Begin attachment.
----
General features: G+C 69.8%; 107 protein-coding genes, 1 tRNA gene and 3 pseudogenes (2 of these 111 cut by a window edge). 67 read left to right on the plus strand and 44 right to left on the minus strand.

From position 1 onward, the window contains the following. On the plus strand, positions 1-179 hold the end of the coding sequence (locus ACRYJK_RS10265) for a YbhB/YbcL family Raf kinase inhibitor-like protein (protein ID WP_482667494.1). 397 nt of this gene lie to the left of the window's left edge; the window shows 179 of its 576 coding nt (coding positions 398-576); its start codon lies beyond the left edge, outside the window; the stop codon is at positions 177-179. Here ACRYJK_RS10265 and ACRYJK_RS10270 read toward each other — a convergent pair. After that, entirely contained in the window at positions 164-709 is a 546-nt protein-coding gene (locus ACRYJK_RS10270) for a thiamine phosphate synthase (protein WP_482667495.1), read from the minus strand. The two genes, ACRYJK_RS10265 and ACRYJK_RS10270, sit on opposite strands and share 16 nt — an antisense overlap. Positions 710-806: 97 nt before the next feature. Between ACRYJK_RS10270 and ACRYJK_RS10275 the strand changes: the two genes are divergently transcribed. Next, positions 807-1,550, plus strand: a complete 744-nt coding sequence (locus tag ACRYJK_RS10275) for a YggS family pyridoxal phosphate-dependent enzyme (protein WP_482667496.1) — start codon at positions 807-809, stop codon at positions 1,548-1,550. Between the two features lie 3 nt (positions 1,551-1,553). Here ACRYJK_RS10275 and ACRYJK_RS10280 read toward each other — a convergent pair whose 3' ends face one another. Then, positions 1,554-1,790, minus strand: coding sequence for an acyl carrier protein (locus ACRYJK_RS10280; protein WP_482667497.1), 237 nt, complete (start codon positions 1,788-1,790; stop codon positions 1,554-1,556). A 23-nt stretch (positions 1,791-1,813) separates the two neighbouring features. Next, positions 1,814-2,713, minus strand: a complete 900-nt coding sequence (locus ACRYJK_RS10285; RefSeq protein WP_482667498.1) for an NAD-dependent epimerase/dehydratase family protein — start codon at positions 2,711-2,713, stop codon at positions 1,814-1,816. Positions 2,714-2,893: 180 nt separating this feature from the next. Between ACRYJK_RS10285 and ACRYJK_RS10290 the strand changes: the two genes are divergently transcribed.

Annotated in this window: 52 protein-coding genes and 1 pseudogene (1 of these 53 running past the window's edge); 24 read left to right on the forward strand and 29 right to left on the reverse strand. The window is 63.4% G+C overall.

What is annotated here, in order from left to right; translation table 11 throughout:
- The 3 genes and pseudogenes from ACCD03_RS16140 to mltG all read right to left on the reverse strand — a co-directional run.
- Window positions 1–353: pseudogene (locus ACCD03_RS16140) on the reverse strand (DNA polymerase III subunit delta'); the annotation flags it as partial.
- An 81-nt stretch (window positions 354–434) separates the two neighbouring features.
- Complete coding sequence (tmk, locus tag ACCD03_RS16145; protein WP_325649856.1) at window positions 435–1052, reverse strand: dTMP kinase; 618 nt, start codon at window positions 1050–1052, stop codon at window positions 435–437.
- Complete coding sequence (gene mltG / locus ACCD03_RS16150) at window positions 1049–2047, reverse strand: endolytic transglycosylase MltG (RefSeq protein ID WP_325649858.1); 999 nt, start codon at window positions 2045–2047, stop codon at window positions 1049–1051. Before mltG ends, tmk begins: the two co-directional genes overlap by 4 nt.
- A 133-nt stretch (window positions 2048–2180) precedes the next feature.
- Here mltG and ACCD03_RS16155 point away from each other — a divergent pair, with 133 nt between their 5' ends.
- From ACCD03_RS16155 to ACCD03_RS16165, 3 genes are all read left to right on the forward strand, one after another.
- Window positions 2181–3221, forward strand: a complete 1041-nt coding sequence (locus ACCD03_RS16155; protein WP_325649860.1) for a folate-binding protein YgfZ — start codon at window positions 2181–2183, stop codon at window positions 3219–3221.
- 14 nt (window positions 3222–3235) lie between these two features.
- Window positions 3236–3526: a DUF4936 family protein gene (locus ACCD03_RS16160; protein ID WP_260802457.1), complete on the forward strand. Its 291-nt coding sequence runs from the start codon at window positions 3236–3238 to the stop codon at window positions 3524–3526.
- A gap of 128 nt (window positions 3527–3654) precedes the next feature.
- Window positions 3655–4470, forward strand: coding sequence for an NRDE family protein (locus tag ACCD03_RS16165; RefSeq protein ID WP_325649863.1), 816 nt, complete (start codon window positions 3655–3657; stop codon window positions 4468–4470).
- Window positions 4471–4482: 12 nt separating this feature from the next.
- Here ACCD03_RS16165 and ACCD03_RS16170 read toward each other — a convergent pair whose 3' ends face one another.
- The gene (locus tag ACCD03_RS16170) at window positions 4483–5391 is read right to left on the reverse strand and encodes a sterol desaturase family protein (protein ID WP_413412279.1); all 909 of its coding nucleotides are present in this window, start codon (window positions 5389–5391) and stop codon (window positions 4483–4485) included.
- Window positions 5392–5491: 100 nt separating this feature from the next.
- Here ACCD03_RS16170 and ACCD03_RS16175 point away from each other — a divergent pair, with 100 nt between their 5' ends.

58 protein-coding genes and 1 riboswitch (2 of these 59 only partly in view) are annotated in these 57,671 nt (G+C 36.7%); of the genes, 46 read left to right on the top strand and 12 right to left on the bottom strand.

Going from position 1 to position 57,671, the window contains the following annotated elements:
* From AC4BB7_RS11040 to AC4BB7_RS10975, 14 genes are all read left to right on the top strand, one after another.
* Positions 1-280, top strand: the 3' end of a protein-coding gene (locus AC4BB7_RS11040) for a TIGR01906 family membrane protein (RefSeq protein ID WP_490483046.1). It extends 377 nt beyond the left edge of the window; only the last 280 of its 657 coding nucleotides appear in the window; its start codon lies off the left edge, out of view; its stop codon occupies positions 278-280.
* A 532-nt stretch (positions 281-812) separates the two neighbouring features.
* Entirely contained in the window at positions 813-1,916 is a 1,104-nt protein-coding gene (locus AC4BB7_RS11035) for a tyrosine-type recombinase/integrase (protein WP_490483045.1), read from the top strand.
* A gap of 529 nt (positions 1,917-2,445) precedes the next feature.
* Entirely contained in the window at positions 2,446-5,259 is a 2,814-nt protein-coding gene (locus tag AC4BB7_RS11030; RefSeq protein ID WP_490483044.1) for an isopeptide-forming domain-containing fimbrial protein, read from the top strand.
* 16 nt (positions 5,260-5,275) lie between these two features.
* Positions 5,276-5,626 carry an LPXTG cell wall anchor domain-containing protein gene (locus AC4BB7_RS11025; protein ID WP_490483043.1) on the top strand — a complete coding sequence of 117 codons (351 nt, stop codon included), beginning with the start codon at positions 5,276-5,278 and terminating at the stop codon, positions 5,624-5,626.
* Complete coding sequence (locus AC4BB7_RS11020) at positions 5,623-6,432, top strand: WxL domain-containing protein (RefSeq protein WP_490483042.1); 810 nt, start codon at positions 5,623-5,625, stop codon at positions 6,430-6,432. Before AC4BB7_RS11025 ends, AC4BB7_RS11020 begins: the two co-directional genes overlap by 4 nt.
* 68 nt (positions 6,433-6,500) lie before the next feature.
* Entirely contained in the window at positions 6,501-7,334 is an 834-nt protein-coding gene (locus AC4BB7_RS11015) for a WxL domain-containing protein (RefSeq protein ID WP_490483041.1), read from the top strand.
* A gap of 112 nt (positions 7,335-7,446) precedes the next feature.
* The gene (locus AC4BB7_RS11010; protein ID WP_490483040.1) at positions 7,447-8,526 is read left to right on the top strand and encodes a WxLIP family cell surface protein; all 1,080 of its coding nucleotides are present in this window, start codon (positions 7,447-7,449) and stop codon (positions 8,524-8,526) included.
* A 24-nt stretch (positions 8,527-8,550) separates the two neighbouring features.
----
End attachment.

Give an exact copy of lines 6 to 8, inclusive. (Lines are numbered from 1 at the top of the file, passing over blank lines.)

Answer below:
- Window positions 1–353: pseudogene (locus ACCD03_RS16140) on the reverse strand (DNA polymerase III subunit delta'); the annotation flags it as partial.
- An 81-nt stretch (window positions 354–434) separates the two neighbouring features.
- Complete coding sequence (tmk, locus tag ACCD03_RS16145; protein WP_325649856.1) at window positions 435–1052, reverse strand: dTMP kinase; 618 nt, start codon at window positions 1050–1052, stop codon at window positions 435–437.